Silent Hill is, it should be bloody obvious, based on the games of the same title. Now, I played Silent Hill on the PlayStation, and the movie departs from the gameplay quite dramatically in places, but, strangely, this doesn't detract from the movie.
A lot of the locations, sound effects, characters and scenes will be chillingly familiar to those who played the game, but for all that, the Silent Hill in the movie is a different place to the town in the game.
The story revolves around Rose (Radha Mitchell) and her daughter, Sharon (Jodell Ferland). Sharon, an adopted child, has taken to sleepwalking and often, while doing so, mentions the name "Silent Hill." Rose decides - in a barely explained weak plot device - that a visit to the town might help Sharon with her nocturnal ramblings, even after she reads up on the town and finds out about its horrific past. 30 years ago, the town was evacuated when an underground fire broke out, killing many of the residents. Now, the town is still empty and the fire still rages.
Add in some typical "dark" crayon drawings by the distressed child and anyone with a brain knows going to Silent Hill is a really bad idea.
Rose's husband, Chris (Sean Bean), has a brain. That's why he tries to do everything to stop her, including indirectly involving Cybil (Laurie Holden), a motorcycle cop whose demeanour seems to not-so-subtly hint that she was absent the day heterosexuality was issued to the class, and whose outfit seems to not-so-subtly hint that she might enjoy an afternoon with those handcuffs and a willing submissive.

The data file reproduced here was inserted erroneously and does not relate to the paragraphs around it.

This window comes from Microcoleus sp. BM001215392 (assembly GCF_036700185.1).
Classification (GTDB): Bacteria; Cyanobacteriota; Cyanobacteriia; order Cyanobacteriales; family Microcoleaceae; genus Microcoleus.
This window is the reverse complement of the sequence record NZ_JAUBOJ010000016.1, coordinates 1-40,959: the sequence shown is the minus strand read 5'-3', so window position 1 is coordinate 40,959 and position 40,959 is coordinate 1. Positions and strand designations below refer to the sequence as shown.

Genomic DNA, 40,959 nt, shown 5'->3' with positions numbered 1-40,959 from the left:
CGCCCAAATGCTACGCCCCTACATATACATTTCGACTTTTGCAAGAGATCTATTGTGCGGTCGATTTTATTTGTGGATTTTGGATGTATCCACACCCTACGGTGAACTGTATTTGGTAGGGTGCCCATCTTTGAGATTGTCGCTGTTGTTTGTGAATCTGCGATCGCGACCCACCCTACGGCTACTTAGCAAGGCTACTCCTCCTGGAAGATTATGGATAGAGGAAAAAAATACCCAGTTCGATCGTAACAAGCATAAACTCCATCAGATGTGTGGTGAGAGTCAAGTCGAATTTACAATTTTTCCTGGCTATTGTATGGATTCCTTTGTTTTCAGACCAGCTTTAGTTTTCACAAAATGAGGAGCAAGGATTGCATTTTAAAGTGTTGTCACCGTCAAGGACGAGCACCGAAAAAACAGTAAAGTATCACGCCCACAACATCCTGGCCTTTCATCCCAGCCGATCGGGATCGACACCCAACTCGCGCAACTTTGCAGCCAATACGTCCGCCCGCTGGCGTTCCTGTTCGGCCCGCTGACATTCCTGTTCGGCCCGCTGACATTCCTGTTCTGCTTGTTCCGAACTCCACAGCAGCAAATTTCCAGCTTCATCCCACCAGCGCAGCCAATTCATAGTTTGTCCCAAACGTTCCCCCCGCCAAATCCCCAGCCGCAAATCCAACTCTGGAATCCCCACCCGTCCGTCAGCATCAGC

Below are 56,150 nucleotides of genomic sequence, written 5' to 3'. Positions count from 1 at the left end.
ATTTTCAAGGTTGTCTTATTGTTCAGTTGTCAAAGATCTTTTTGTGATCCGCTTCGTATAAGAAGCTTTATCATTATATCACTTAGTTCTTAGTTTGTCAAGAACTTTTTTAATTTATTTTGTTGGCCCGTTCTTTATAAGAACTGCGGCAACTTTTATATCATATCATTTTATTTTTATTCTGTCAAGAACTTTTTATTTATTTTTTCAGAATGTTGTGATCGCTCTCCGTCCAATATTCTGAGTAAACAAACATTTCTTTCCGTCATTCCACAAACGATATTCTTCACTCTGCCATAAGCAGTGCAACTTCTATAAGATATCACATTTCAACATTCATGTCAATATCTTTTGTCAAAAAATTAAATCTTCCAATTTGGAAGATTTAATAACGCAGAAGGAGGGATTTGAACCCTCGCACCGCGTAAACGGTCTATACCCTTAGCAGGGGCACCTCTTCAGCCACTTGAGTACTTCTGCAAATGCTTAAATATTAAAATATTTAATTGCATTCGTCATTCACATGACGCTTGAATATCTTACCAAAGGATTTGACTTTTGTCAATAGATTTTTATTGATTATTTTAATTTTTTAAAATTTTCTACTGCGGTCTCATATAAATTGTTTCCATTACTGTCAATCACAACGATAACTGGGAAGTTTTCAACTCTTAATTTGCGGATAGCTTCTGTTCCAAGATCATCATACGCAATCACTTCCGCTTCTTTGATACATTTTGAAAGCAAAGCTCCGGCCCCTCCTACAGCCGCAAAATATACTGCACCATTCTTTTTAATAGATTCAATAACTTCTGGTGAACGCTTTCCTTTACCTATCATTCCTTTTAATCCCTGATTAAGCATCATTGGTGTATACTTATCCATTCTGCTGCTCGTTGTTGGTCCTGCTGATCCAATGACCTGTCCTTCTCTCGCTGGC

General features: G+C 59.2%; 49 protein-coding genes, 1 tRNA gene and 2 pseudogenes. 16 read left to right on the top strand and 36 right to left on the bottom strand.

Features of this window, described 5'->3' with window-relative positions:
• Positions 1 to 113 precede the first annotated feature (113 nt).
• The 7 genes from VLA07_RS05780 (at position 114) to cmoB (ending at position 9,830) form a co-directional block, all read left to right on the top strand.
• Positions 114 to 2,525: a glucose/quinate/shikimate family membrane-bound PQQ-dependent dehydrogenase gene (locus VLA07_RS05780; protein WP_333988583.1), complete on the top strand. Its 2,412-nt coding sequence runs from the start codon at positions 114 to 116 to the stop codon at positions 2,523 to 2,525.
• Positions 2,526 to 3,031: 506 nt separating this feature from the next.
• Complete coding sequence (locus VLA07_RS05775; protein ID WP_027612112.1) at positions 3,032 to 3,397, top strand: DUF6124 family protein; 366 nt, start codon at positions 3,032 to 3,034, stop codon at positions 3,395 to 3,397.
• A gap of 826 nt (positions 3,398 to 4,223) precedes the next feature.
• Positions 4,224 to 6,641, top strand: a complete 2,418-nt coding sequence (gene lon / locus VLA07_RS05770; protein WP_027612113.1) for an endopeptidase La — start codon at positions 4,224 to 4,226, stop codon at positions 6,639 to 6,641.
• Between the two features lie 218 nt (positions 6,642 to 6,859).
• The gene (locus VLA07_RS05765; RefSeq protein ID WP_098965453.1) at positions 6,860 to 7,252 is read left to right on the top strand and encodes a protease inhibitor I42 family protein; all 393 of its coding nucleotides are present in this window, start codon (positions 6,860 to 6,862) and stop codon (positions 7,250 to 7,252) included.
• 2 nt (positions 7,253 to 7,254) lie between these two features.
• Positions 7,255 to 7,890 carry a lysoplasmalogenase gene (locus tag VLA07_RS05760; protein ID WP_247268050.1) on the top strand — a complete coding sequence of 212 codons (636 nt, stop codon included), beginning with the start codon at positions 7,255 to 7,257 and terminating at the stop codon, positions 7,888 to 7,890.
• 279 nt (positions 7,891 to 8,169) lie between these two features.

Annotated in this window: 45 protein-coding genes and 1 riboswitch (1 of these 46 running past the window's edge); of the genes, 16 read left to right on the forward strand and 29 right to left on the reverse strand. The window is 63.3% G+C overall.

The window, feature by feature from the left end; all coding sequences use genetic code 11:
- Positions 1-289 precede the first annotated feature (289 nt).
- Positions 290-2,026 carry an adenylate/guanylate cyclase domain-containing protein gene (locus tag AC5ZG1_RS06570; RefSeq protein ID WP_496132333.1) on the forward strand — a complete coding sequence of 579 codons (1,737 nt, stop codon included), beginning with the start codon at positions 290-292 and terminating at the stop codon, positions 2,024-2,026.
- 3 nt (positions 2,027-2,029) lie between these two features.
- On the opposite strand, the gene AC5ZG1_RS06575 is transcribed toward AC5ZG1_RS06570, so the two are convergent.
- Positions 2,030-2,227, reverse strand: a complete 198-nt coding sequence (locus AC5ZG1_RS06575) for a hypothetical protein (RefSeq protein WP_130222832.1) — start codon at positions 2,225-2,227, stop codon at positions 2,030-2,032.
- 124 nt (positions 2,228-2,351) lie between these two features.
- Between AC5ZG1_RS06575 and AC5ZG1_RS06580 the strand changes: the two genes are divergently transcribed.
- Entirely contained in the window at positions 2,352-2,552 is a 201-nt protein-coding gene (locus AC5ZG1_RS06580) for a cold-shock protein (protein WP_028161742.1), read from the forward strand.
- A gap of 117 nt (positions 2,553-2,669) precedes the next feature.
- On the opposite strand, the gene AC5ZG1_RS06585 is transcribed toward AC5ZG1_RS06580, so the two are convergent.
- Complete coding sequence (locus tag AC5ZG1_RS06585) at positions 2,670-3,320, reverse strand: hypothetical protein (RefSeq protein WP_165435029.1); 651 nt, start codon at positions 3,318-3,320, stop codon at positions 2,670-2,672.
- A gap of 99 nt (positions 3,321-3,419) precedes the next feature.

Rose has an accident, Sharon disappears, the sirens go off and Silent Hill goes to hell without even bothering to load up the handbasket.
As I said, devotees of the game will recognise much of what's on the screen and coming out of the speakers, and many will remember exactly why the game gave them the creeps in the first place. But don't expect a plot that mirrors anything you did with your controller.
There's a twist, albeit a none-too-subtle one, or two. There's a side story which starts when Chris arrives at Silent Hill looking for his wife, only to find the road blocked by Gucci (Kim Coates), a cop whose demeanour, dialogue, outfit and every facial expression seem to not-so-subtly hint that he knows way more than he's letting on.
Oh, and this, like V for Vendetta, will probably rank high on the fundy's list of "movies that hate Christianity", but telling you why would be a spoiler.
Oh yeah, and the critics hate it. So did Mrs Doombreed.
I smell cult classic.
The movie has more than its fair share of jump moments, gore moments, and downright unsettling use of special effects, including the rather horrific climax.
And, annoyingly, it seems to have been written with the sequel in mind and doesn't tie up enough of the loose ends.
But don't set your sights too high and you'll like it. In one major respect, Silent Hill the movie is just like Silent Hill the game, which was a more intelligent version of Resident Evil.
Doombreed rating: ****